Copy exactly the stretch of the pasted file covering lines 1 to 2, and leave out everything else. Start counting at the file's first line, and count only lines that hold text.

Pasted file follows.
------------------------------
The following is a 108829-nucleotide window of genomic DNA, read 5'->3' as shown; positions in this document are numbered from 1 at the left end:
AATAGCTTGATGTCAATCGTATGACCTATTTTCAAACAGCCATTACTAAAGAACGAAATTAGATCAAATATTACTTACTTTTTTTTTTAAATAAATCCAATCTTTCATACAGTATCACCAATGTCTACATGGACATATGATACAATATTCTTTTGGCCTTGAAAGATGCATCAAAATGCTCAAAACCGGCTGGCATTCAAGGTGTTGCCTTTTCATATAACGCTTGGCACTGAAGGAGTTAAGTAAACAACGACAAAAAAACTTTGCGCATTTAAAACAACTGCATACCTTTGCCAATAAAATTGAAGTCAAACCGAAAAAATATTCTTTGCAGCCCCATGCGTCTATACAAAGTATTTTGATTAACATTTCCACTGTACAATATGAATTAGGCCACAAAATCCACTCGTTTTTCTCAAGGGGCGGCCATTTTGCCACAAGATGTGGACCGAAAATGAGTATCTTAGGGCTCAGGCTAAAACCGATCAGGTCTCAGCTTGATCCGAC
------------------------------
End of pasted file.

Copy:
The following is a 108829-nucleotide window of genomic DNA, read 5'->3' as shown; positions in this document are numbered from 1 at the left end:
AATAGCTTGATGTCAATCGTATGACCTATTTTCAAACAGCCATTACTAAAGAACGAAATTAGATCAAATATTACTTACTTTTTTTTTTAAATAAATCCAATCTTTCATACAGTATCACCAATGTCTACATGGACATATGATACAATATTCTTTTGGCCTTGAAAGATGCATCAAAATGCTCAAAACCGGCTGGCATTCAAGGTGTTGCCTTTTCATATAACGCTTGGCACTGAAGGAGTTAAGTAAACAACGACAAAAAAACTTTGCGCATTTAAAACAACTGCATACCTTTGCCAATAAAATTGAAGTCAAACCGAAAAAATATTCTTTGCAGCCCCATGCGTCTATACAAAGTATTTTGATTAACATTTCCACTGTACAATATGAATTAGGCCACAAAATCCACTCGTTTTTCTCAAGGGGCGGCCATTTTGCCACAAGATGTGGACCGAAAATGAGTATCTTAGGGCTCAGGCTAAAACCGATCAGGTCTCAGCTTGATCCGAC